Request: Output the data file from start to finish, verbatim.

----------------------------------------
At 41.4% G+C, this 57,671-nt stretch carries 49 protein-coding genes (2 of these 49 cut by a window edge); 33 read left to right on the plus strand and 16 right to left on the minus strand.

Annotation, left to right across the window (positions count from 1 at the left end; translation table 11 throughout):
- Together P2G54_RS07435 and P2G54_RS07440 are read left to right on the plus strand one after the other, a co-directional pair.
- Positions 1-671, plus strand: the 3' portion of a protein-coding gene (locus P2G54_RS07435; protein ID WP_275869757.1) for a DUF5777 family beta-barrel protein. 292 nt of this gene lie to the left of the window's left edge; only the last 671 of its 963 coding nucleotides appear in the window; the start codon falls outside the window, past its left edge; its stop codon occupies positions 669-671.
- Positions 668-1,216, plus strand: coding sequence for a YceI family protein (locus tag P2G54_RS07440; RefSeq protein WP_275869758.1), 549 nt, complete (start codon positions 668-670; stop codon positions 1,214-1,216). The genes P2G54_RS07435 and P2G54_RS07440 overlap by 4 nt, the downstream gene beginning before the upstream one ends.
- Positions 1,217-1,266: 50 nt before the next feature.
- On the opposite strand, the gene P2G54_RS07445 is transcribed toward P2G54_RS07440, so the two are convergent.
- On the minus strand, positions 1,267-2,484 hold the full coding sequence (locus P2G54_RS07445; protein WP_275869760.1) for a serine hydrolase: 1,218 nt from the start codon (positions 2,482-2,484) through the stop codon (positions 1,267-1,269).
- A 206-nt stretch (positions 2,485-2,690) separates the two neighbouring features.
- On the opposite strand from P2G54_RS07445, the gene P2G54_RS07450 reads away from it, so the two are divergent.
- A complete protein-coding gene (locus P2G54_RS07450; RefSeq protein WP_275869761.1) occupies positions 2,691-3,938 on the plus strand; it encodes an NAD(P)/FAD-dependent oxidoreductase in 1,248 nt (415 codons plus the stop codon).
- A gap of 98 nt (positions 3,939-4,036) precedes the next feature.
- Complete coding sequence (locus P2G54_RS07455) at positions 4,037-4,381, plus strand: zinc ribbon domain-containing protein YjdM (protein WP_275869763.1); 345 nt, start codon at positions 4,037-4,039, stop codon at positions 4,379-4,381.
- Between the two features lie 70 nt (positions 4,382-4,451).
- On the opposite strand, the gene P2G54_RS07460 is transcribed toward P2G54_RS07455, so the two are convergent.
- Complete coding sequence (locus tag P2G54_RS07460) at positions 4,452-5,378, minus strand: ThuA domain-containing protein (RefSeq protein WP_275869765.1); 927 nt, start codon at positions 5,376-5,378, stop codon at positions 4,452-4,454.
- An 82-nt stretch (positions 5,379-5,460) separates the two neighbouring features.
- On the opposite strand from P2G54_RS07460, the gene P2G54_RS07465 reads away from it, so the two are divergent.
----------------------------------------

At 41.4% G+C, this 57,671-nt stretch carries 49 protein-coding genes (2 of these 49 cut by a window edge); 33 read left to right on the plus strand and 16 right to left on the minus strand.

Annotation, left to right across the window (positions count from 1 at the left end; translation table 11 throughout):
- Together P2G54_RS07435 and P2G54_RS07440 are read left to right on the plus strand one after the other, a co-directional pair.
- Positions 1-671, plus strand: the 3' portion of a protein-coding gene (locus P2G54_RS07435; protein ID WP_275869757.1) for a DUF5777 family beta-barrel protein. 292 nt of this gene lie to the left of the window's left edge; only the last 671 of its 963 coding nucleotides appear in the window; the start codon falls outside the window, past its left edge; its stop codon occupies positions 669-671.
- Positions 668-1,216, plus strand: coding sequence for a YceI family protein (locus tag P2G54_RS07440; RefSeq protein WP_275869758.1), 549 nt, complete (start codon positions 668-670; stop codon positions 1,214-1,216). The genes P2G54_RS07435 and P2G54_RS07440 overlap by 4 nt, the downstream gene beginning before the upstream one ends.
- Positions 1,217-1,266: 50 nt before the next feature.
- On the opposite strand, the gene P2G54_RS07445 is transcribed toward P2G54_RS07440, so the two are convergent.
- On the minus strand, positions 1,267-2,484 hold the full coding sequence (locus P2G54_RS07445; protein WP_275869760.1) for a serine hydrolase: 1,218 nt from the start codon (positions 2,482-2,484) through the stop codon (positions 1,267-1,269).
- A 206-nt stretch (positions 2,485-2,690) separates the two neighbouring features.
- On the opposite strand from P2G54_RS07445, the gene P2G54_RS07450 reads away from it, so the two are divergent.
- A complete protein-coding gene (locus P2G54_RS07450; RefSeq protein WP_275869761.1) occupies positions 2,691-3,938 on the plus strand; it encodes an NAD(P)/FAD-dependent oxidoreductase in 1,248 nt (415 codons plus the stop codon).
- A gap of 98 nt (positions 3,939-4,036) precedes the next feature.
- Complete coding sequence (locus P2G54_RS07455) at positions 4,037-4,381, plus strand: zinc ribbon domain-containing protein YjdM (protein WP_275869763.1); 345 nt, start codon at positions 4,037-4,039, stop codon at positions 4,379-4,381.
- Between the two features lie 70 nt (positions 4,382-4,451).
- On the opposite strand, the gene P2G54_RS07460 is transcribed toward P2G54_RS07455, so the two are convergent.
- Complete coding sequence (locus tag P2G54_RS07460) at positions 4,452-5,378, minus strand: ThuA domain-containing protein (RefSeq protein WP_275869765.1); 927 nt, start codon at positions 5,376-5,378, stop codon at positions 4,452-4,454.
- An 82-nt stretch (positions 5,379-5,460) separates the two neighbouring features.
- On the opposite strand from P2G54_RS07460, the gene P2G54_RS07465 reads away from it, so the two are divergent.